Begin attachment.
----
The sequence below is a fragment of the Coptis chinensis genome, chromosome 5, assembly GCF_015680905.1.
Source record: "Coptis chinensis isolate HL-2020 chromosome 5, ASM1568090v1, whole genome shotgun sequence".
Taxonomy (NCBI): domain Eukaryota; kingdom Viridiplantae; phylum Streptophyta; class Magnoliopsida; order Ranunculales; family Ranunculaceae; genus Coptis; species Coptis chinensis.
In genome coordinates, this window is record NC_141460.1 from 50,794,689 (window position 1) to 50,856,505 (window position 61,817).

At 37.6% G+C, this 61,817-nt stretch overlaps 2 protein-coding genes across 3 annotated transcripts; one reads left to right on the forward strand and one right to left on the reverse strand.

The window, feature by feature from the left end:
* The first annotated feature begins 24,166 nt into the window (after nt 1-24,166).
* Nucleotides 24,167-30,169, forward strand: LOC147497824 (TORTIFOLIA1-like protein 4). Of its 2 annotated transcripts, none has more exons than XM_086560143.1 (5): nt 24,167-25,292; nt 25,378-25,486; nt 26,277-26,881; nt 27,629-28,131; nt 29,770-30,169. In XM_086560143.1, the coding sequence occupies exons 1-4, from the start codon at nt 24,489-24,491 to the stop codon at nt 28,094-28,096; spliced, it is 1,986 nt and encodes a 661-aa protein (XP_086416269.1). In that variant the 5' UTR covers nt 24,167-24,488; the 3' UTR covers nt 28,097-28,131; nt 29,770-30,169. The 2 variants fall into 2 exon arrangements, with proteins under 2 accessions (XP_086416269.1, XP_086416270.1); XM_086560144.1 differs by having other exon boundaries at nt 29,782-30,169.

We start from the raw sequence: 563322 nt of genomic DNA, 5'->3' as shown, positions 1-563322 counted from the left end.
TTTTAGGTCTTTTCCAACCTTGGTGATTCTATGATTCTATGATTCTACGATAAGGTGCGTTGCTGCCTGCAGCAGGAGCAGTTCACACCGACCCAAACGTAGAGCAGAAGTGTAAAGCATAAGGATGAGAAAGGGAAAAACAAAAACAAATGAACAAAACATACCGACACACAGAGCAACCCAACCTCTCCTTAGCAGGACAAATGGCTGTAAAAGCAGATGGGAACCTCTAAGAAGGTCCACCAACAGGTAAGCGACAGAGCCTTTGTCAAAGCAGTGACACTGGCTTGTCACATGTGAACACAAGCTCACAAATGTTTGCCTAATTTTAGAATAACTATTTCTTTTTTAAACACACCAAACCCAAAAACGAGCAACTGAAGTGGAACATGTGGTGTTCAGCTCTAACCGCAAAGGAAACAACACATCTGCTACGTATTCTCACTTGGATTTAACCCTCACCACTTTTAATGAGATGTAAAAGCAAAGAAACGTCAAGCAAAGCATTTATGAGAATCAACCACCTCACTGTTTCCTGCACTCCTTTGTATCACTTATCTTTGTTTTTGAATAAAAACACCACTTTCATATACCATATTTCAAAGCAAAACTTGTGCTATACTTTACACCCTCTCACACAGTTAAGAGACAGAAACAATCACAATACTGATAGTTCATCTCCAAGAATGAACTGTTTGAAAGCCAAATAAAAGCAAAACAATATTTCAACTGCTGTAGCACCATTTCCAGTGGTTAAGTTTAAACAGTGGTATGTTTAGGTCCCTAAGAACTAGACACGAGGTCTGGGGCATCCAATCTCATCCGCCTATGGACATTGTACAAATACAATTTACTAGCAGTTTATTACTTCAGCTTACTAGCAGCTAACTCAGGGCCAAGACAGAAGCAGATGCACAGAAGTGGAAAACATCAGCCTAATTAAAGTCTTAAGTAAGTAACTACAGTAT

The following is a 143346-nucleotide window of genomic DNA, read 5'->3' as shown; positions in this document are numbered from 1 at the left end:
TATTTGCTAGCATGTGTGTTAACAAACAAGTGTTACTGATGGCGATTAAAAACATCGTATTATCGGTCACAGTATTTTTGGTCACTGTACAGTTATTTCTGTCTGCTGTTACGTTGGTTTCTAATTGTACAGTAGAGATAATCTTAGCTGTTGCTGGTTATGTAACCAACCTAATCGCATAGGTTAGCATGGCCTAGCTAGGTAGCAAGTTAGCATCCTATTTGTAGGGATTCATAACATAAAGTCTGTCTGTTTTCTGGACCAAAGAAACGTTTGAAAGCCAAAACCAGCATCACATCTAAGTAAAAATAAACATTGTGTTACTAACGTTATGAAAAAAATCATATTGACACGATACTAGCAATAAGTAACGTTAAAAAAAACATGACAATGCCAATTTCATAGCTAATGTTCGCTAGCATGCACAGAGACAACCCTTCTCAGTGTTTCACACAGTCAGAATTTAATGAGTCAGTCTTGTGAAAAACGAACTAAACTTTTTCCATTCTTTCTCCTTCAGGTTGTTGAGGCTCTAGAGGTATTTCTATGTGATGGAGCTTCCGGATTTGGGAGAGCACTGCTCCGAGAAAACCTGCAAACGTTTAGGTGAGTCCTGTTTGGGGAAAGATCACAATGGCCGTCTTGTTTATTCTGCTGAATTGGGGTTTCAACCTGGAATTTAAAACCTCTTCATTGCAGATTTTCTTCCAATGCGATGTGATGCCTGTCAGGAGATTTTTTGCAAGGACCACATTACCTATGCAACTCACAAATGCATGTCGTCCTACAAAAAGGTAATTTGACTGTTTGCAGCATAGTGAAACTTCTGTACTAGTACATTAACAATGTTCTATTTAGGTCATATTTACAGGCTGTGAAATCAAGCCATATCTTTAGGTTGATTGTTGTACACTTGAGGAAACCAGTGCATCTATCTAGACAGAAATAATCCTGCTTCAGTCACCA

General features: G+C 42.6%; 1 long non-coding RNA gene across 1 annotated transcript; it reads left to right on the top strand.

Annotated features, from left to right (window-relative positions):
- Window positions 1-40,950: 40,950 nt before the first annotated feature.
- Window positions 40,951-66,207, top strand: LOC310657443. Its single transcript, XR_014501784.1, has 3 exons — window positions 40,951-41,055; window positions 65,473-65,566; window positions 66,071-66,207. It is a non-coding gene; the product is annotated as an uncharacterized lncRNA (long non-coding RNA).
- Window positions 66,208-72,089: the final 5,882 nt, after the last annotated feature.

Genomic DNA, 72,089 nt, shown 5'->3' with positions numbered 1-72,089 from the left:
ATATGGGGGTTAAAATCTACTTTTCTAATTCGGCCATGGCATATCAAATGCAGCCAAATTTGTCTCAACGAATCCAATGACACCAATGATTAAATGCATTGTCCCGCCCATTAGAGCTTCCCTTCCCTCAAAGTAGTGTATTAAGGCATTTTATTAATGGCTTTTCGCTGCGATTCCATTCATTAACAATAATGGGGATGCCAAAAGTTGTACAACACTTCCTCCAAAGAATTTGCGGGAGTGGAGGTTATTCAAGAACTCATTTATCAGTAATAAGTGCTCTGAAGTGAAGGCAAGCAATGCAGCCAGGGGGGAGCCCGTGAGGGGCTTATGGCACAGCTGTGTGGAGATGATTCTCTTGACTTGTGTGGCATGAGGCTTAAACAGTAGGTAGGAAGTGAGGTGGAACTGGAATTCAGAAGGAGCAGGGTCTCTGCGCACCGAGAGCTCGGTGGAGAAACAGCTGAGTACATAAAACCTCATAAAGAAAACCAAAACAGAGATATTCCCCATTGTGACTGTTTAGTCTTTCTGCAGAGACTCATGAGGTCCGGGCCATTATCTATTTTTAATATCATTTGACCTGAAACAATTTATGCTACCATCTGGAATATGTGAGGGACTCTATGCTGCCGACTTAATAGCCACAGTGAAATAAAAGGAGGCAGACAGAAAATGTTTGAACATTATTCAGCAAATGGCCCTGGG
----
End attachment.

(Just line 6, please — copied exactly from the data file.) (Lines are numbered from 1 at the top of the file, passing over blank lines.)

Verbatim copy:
The window, feature by feature from the left end: